It does sound as though you spend quite a bit of time in Glen Park/Merrillville. Al's Pizza was where we would go after football games at Gilroy Stadium. I am old enought to also remember when McDonald's was built and first opened for business. Prior to that we would go to White Castle in Hammond for 5 cent burgers!

And yes, we did make the trip to Westville on more than one occasion. Truth be known, we probably saw more loonies on the loose on the streets of Gary than we ever did at Westville.

Beth said...

Hi Dave, thanks for your comment on my blog, concerning my recent drive through Gary on my way to Merrillville.

While I found the decay sad and dismaying, it does seem like there are efforts underway to improve the city. I know it won't happen overnight, but I hope Gary can once again become a thriving city.

A fellow Hoosier,
Beth
http://nutwoodjunction.blogspot.com/

Dave Yaros said...

Beth,

The chances of Gary experiencing any sort of rejuvenation are presently slim-to-none. I fully anticipate it shall be in formal bankruptcy come 2009!

The Rudy Report on Dave's Den details the fiscal woes Gary is facing, and the efforts to cope. Those efforts fall woefully short of what is needed to keep the "Steel City" afloat.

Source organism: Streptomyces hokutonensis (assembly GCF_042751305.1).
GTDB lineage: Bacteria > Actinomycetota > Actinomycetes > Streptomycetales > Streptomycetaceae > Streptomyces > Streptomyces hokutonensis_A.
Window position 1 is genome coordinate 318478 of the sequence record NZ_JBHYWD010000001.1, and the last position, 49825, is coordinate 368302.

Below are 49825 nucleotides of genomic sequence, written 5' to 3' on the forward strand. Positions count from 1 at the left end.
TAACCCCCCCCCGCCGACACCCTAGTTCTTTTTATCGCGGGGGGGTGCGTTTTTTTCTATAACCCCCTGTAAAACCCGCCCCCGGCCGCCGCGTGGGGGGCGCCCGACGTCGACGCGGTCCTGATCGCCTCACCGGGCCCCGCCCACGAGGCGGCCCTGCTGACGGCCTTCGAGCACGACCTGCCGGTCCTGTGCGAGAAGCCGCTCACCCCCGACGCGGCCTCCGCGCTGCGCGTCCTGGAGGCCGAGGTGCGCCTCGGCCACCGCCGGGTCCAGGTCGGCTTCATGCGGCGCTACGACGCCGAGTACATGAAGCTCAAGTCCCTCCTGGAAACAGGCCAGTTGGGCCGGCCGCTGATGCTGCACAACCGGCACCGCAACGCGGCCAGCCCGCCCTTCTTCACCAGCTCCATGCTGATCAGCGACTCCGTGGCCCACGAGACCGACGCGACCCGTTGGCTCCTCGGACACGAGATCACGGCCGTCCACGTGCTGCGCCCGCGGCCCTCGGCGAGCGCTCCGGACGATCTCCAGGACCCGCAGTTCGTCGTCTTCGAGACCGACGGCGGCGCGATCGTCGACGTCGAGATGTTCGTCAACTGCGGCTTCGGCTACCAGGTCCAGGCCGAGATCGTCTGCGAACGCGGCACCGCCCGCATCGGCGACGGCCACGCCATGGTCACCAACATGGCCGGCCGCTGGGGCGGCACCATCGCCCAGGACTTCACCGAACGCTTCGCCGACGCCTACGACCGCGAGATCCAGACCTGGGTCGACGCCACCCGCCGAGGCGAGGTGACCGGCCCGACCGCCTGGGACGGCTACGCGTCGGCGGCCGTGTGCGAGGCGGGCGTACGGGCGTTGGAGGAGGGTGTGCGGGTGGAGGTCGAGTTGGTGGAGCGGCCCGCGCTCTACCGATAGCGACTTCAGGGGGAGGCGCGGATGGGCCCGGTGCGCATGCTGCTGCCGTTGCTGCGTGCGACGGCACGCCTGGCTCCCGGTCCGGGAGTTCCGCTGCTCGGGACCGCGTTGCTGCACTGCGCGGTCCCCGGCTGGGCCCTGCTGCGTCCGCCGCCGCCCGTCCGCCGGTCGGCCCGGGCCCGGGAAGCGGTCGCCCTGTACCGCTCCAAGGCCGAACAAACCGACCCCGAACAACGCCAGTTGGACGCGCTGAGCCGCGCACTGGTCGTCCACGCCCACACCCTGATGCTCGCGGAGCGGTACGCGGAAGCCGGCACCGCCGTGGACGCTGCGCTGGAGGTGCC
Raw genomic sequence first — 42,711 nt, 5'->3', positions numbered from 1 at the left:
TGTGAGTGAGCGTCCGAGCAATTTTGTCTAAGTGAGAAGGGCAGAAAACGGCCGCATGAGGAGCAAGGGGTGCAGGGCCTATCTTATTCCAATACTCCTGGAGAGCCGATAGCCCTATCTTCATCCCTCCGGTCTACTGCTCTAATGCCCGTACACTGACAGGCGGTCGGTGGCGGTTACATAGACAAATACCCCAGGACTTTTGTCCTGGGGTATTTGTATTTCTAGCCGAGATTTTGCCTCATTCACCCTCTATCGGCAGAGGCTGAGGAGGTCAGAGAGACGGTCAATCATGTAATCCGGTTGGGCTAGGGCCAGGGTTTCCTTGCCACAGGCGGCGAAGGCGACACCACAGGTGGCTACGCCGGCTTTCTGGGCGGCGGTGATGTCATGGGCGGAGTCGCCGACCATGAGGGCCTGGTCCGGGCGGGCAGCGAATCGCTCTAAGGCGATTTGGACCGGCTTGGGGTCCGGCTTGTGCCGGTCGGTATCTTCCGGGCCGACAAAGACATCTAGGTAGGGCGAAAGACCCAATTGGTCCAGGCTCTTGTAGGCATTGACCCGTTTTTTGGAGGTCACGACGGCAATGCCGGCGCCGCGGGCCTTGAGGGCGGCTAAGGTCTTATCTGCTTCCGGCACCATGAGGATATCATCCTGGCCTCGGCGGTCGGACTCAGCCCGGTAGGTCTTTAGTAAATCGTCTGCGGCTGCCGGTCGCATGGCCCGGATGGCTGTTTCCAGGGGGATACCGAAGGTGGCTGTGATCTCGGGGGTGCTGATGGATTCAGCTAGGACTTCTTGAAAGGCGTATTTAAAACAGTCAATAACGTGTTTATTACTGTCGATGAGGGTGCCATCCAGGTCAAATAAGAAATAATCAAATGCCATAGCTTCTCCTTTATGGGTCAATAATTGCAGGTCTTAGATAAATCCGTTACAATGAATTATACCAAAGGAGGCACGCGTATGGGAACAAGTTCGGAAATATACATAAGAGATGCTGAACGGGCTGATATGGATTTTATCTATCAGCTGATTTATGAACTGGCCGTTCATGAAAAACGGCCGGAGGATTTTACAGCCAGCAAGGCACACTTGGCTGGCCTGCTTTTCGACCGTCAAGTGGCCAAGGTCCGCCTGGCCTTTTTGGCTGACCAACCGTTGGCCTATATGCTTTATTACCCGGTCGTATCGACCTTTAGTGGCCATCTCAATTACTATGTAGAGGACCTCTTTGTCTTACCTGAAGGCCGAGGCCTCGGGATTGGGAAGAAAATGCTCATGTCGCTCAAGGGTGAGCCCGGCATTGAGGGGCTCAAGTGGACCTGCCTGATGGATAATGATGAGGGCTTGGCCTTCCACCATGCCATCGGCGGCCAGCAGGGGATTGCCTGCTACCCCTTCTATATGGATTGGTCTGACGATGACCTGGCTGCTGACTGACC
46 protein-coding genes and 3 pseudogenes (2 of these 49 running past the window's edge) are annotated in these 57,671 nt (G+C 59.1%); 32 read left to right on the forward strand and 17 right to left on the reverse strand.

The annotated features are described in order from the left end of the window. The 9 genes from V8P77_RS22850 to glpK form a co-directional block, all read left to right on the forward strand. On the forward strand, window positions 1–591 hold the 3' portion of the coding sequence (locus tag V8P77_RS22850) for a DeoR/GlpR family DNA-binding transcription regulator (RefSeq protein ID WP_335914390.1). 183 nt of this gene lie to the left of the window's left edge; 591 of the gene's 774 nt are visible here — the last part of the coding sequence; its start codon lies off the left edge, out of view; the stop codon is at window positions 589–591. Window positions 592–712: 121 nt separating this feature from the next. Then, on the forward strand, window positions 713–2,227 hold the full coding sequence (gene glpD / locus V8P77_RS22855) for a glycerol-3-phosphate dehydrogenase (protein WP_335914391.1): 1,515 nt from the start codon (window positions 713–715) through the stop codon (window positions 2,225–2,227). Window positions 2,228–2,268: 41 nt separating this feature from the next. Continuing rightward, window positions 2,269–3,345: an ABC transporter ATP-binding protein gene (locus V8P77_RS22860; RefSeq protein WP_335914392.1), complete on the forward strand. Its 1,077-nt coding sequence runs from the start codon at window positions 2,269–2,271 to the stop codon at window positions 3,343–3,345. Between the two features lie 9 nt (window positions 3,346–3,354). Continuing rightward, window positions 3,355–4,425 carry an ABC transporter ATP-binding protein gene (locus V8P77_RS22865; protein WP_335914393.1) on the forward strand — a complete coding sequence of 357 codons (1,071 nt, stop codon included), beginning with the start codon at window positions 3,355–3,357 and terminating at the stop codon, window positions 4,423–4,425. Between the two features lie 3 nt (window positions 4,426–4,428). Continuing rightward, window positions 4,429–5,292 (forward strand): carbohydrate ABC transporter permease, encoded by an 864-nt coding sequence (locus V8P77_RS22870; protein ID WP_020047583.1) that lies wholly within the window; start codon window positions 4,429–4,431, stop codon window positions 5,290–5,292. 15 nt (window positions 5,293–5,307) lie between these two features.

Chocoholic said...

After reading James Loewen's book on sundown towns and learning that Porter County didn't allow blacks to be in its county after dark, I wonder how much you think the racism of the surrounding areas to Gary played into its downward spiral? I.e., steel mills lay off workers, white can find jobs in other areas and move to other areas but black workers are much more limited as to where they can live and work. Without jobs, crime rates go up. I'm attempting to research this more and am thinking of attempting a book on the subject so any info from former and current Gary residents is helpful.

Dave Yaros said...

Chocoholic: